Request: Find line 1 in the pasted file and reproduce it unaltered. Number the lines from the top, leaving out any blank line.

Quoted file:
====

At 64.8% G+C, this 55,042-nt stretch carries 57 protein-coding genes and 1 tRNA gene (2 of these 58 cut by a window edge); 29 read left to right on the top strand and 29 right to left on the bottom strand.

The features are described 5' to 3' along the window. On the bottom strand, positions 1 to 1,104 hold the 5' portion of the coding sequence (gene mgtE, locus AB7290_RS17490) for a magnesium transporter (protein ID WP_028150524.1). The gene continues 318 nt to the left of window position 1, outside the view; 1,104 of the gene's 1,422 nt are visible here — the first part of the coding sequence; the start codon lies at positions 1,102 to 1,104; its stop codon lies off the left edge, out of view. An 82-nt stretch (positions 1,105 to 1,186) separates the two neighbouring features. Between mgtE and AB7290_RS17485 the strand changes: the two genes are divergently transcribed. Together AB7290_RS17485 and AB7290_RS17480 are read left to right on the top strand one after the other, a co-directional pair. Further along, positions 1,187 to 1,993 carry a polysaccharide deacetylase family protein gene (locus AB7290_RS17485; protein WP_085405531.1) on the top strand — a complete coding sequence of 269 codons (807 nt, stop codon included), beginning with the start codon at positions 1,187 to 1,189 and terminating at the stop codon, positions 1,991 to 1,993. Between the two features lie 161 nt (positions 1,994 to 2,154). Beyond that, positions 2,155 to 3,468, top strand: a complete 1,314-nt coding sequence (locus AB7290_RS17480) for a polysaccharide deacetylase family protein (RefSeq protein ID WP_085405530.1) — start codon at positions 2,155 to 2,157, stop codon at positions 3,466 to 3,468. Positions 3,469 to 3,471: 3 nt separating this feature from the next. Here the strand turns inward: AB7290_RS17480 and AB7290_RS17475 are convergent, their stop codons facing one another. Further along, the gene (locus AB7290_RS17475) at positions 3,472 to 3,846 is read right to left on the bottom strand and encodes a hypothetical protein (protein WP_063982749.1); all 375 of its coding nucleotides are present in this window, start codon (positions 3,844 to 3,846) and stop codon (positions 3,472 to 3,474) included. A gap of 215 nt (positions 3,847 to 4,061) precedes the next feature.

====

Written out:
At 64.8% G+C, this 55,042-nt stretch carries 57 protein-coding genes and 1 tRNA gene (2 of these 58 cut by a window edge); 29 read left to right on the top strand and 29 right to left on the bottom strand.